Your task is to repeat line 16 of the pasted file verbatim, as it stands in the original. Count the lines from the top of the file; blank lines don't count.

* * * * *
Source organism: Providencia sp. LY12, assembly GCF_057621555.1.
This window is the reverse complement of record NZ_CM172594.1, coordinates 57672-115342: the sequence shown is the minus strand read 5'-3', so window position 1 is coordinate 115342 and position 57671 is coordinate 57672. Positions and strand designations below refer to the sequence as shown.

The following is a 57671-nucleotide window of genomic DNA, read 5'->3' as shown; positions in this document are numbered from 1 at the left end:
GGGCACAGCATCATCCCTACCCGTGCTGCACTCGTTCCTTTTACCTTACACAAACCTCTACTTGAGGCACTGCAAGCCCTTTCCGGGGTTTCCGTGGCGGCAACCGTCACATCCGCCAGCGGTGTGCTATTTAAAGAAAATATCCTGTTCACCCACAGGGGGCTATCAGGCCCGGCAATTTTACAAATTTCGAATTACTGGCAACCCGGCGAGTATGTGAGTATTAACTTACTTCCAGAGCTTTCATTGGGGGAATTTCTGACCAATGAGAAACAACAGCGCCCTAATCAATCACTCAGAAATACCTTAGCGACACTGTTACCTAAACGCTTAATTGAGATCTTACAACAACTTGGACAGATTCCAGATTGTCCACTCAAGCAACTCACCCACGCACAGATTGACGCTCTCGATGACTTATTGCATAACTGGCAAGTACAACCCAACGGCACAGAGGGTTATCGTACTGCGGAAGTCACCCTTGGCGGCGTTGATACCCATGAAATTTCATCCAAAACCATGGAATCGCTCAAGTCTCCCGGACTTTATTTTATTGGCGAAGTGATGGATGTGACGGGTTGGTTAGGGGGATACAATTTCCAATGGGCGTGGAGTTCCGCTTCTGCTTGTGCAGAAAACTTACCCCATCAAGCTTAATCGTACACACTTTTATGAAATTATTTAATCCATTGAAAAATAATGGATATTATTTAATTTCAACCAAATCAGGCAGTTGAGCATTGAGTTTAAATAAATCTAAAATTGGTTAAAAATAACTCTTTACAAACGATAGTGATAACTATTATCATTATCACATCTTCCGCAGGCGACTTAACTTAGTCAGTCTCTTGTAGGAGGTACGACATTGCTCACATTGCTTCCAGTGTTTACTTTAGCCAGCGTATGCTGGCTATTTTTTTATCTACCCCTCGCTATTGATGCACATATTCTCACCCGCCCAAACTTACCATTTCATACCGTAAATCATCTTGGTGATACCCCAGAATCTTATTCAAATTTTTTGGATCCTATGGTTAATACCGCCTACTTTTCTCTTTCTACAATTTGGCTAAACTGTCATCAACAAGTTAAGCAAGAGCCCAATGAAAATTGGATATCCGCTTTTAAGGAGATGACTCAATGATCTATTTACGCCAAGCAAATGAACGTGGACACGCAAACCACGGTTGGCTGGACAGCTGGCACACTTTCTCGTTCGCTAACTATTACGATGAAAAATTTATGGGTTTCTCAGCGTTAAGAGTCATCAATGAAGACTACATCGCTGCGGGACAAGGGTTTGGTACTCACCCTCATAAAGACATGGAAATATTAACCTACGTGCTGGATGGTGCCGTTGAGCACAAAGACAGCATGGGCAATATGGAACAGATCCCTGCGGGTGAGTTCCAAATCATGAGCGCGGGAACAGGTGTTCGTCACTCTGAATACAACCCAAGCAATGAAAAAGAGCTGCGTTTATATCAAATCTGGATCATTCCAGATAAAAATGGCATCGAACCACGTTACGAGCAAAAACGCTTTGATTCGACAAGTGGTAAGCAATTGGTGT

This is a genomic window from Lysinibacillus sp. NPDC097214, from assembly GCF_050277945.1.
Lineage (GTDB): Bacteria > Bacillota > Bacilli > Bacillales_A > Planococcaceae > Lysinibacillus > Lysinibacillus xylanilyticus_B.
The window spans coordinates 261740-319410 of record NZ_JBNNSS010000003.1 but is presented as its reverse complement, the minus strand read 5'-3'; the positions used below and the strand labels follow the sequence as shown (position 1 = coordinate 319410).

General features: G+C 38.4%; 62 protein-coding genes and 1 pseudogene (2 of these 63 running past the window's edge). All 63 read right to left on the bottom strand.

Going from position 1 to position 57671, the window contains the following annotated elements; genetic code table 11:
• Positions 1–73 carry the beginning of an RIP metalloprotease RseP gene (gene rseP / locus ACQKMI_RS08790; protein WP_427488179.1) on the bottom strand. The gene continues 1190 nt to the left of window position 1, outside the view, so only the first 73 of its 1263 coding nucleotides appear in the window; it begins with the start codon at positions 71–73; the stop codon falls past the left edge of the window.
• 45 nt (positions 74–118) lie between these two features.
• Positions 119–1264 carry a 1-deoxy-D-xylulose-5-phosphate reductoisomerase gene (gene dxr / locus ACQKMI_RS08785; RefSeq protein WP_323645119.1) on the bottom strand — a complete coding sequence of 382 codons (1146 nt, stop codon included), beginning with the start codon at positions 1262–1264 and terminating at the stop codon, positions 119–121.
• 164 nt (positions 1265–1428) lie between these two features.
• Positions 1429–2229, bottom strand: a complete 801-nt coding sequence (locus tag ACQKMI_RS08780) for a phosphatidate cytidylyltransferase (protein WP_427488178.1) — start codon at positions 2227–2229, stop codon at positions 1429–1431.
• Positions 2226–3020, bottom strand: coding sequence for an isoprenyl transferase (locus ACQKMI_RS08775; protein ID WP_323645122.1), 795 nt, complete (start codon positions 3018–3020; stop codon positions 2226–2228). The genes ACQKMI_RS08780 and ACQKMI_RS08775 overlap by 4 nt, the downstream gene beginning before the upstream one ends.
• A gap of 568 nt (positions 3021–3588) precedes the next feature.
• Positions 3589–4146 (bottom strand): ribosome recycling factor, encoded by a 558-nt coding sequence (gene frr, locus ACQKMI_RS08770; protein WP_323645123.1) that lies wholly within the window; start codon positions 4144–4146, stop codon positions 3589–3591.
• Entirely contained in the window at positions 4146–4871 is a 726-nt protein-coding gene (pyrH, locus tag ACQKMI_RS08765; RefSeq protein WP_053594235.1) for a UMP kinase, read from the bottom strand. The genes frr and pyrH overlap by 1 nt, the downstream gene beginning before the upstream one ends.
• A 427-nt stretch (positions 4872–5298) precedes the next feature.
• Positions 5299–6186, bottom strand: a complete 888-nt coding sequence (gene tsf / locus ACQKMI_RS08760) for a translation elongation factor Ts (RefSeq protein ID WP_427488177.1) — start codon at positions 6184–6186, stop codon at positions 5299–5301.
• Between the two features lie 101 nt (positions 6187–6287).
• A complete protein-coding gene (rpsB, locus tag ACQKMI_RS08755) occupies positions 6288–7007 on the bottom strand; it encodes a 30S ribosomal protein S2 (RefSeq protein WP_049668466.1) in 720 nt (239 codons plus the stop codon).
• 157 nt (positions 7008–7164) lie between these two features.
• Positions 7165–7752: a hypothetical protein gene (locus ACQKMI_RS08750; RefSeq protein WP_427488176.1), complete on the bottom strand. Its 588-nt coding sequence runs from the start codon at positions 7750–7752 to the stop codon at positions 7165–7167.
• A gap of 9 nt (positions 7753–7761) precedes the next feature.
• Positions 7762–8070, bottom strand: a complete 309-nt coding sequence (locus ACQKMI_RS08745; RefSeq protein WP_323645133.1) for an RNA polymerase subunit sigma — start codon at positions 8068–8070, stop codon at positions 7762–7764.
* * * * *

• A gap of 568 nt (positions 3021–3588) precedes the next feature.